Vayak'hel - Pekudei 5777 - 2017 The Beauty of the Mitzvah is in Desiring to Perform it

Post date: Mar 24, 2017 2:33:20 AM

Parashat Vayak’hel-Pekudei, Exodus 35:1-40:38

“After a time, you may find that having is not so pleasing a thing after all as wanting." - Mr. Spock, from the Star Trek episode Amok Time

This week we read the two passages, Vayak’hel and Pekuday, which close the Book of Exodus. These parshiot are filled with the construction and decoration of the mishkan, laid out in exquisite detail. Chapter 37 names Betzalel and Oholiav as the designers and builders of the intricate designs and lavish tapestries. From this parsha, we see the source text for the Jewish tradition of hiddur mitzvah – beautifying the commandment.

As observant Jews, it is not simply that we perform mitzvot (commandments). Rather, we create beauty around these mitzvot – we light Shabbat candles, but how much more meaningful this is when the candlesticks are crafted from a beautiful wood or made by someone precious in our lives. When our Channukiot are artfully designed, how much more do we look forward to kindling these lights? When we have a new Torah, it is a deep honor to participate in creating a cover for this sacred scroll.

Why does this matter? Why is it a mitzvah to make other mitzvot more beautiful? Certainly in part, it is that we have natural attraction to beautiful objects, and it would be fitting that observance of mitzvot allowed us to incorporate that to which we are naturally drawn – gold and silver, deep rich colors, intricate patterns and detailed images.

Perhaps, though, there is a different reason. Shemot chapter 35 (the beginning of this week’s parshiot) notes, “And they came, every one whose heart stirred him up, and every one whom his spirit made willing, and brought God’s offering, for the work of the tent of meeting, and for all the service thereof, and for the holy garments … The children of Israel brought a freewill-offering unto God; every man and woman, whose heart made them willing to bring for all the work, which God had commanded by the hand of Moses to be made.”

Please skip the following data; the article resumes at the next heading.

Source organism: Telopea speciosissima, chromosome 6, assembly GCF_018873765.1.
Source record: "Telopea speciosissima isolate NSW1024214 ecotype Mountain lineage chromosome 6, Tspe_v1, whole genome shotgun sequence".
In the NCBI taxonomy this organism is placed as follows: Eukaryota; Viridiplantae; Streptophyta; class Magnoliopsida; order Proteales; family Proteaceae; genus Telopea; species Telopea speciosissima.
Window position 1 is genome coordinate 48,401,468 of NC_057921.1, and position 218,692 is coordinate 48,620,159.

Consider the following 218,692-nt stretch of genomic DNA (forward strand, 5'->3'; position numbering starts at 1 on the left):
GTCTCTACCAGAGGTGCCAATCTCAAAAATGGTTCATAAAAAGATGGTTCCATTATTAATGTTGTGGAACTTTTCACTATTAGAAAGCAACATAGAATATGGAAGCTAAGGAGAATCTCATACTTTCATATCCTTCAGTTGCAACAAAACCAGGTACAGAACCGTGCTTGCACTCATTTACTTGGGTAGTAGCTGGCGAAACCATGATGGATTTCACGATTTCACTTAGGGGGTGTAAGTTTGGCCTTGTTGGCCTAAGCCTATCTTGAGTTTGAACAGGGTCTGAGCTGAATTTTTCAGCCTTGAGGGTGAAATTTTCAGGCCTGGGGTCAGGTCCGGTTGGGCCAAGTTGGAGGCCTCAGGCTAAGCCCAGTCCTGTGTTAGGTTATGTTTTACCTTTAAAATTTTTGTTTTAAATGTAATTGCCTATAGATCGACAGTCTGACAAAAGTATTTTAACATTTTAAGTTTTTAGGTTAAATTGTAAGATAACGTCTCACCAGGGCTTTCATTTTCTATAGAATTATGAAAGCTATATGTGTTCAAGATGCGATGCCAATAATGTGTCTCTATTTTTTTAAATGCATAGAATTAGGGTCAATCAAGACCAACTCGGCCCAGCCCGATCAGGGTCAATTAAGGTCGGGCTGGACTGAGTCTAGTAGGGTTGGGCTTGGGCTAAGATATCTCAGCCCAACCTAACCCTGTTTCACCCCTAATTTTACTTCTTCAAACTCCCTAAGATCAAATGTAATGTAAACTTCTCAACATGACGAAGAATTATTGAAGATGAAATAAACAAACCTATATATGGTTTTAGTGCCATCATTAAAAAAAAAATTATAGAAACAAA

The emphasis here is on will – on desire – to help the community and participate in the creation of the mishkan. The Torah states four separate times in just two p’sukim that the mishkan was created willingly by the Israelites – that the offerings of goods to construct this tabernacle were choices consciously made by the people, not mandates by God or community leaders.

I believe it is this willingness to participate in the creation of the mishkan that is the true hiddur mitzvah. The physical beauty that we create around mitzvot is a manifestation of our willingness to perform the mitzvot. We make beautiful sacred objects to show publicly that we are proud to do the mitzvot for which this object was designed – we are willing and proud to light candles, read from the Torah, make Kiddush, and celebrate a Pesach seder. By creating physical beauty, we remind ourselves and show to others that it is not a chore or rote behavior to engage in a mitzvah. Rather, it is an occasion of joy and, as such, we take the time, effort, and care to make the mitzvah as beautiful as we are able.

Yvonne Asher